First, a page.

This semester course focuses on developing compositional and design skills using the elements and principles of art. Students will learn to formulate original ideas, express their ideas in visual form and design work to convey meaning. Students will work in the art studio to develop ideas through a variety of media, techniques, and materials that will be further developed and finalized on the computer using the Adobe programs Photoshop, Illustrator and InDesign. Students will learn throughout the semester, how to be thorough, deliberate, and expansive in their visual thinking. Students will be given projects, problems and themes to address and solve. Historical and contemporary examples of design will be viewed throughout the semester for inspiration. Through discussions, written reflections, and critiques students will learn to evaluate and revise their own and others’ work throughout the artistic process.
Upon successful completion of this course students will be eligible for Multimedia Design II
The US Government course is designed to give students a critical perspective on government and politics in the United States. The course will commence with an examination of the historical foundations that have helped to shape American government. Also, students will study how and why government functions in American society today. A college level textbook will be used in this course. Additional readings and documentaries will be scheduled for additional insights into current topics. The summer reading project will be evaluated in early September. Also, students will be expected to complete a research paper designed to examine and explain some aspect of this course.
Prerequisite: None US Government and Politics - HIS301 1 credit
This course is designed for specially qualified students who have demonstrated above-average ability and interest in mathematics and who have a strong desire to study Calculus [particularly AP Calculus] in the following year. The course presents content similar to that in MAT301 as well as optimization, parametric equations, polar coordinates, conic sections and equations of circle. Students are also expected to encounter more challenging exercises and homework assignments.
Prerequisite: 93 in MAT202 or passing score on placement test offered in the Spring in conjunction with departmental approval.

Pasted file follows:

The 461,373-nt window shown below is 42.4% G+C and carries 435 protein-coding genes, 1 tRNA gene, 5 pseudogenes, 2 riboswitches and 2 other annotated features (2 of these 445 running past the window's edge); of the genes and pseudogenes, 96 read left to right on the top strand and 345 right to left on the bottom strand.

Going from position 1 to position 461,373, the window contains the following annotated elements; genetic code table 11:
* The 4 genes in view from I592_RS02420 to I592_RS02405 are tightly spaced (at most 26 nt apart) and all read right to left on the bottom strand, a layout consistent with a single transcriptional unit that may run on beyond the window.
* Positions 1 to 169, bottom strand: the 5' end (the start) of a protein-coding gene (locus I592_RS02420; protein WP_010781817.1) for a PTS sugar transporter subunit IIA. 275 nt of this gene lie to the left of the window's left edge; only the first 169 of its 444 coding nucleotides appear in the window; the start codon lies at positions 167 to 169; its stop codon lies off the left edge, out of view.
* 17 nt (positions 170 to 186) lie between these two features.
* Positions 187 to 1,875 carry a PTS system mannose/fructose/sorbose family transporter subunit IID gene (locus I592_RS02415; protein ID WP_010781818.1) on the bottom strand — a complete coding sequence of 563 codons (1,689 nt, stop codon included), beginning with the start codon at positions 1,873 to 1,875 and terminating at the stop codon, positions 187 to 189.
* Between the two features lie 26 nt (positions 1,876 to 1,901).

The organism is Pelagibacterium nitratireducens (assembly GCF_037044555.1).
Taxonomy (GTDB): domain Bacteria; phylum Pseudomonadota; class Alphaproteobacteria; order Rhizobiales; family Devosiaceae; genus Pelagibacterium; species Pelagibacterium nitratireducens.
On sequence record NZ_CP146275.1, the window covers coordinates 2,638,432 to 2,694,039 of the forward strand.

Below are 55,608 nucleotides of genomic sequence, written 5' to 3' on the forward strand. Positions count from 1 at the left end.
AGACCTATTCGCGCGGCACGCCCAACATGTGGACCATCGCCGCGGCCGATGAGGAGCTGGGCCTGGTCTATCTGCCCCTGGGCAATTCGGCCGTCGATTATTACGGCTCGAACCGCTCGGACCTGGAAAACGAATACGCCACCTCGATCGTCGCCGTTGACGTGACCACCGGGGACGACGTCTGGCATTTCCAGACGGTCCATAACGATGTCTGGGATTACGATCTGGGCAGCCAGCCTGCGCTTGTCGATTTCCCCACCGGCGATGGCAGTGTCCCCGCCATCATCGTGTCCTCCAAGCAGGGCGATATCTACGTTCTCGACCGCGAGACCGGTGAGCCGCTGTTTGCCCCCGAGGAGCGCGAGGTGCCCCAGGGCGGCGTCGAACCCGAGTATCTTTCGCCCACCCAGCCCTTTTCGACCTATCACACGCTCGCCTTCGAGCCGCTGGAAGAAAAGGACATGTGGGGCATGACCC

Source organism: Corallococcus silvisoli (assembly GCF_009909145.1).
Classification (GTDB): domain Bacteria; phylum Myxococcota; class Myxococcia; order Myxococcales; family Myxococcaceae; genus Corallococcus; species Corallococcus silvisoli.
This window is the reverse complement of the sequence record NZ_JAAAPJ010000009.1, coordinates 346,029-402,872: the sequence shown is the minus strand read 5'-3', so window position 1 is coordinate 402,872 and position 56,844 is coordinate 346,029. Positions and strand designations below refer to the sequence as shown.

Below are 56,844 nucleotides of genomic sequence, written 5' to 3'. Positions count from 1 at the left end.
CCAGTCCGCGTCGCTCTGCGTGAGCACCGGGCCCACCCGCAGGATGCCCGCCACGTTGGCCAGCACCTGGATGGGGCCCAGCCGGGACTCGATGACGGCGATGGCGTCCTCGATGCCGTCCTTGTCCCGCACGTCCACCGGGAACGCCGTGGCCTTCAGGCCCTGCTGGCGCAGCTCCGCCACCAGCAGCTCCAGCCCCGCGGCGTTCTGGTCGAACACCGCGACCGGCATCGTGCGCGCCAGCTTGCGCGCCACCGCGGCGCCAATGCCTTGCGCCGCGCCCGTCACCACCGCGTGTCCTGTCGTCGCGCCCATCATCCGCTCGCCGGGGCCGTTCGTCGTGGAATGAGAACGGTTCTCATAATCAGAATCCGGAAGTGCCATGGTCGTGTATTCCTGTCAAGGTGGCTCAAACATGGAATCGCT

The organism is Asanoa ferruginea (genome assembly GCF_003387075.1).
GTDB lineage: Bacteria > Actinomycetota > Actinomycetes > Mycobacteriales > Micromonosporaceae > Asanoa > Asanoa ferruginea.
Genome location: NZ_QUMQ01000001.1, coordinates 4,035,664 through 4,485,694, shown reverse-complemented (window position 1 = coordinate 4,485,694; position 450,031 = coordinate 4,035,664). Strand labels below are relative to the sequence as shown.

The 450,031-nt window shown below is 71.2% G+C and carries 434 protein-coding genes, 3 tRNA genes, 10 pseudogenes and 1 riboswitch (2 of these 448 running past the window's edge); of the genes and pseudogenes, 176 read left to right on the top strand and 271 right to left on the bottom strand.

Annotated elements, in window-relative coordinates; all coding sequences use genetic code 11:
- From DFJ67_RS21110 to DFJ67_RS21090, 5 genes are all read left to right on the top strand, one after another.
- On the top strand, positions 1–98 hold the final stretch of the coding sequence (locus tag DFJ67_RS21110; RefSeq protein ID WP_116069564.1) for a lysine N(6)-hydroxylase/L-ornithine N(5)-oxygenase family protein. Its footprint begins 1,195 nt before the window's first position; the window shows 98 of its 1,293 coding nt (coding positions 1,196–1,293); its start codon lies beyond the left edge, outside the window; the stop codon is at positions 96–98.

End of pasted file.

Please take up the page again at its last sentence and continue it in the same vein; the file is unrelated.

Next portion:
In this course, students will embark on an exploratory survey of contemporary approaches to environmental ethics from within the Christian tradition. In addition to scholarly proposals and interpretive frameworks, traditional theological sources of inspiration, practical normative applications, and reporting on current issues facing the global ecological community will be considered for review. A majority of the work of note will consist of topics, issues, and written material pertaining to recent developments within the field/discipline of Christian environmental ethics [approx. 1960-present], although some material outside of the time period will be presented to help frame the discussion.
Prerequisite: None Environmental Ethics - ½ credit
Yes, we offer busing from your neighborhood! Busing hubs throughout the Delaware Valley makes Prep U an option for students from every area. Shuttle service to and from Suburban Station is also available for those who want to take Regional Rail or live in Center City.
The buses run each morning from approximately 6:45 a.m. (depending on your pickup hub) until students arrive at the Prep by 8:15 a.m. Then they load up again once classes are over at the Prep at 2:15 p.m., to drop off at the hubs. Bus fees (see below) are in addition to the Prep U tuition. You will choose a transportation option during the registration process.
Dates of Operation Shuttle: June 13-July 22 Bus: June 27-July 22
Suburban Station Shuttle
Depending on the number of students on each route, your child may be assigned to either a bus or a van. For those familiar with the Prep’s transportation and busing during the school year, please note that the summer program uses different routes. During both the summer and the school year, we do our best to meet all the transportation needs of the Prep community.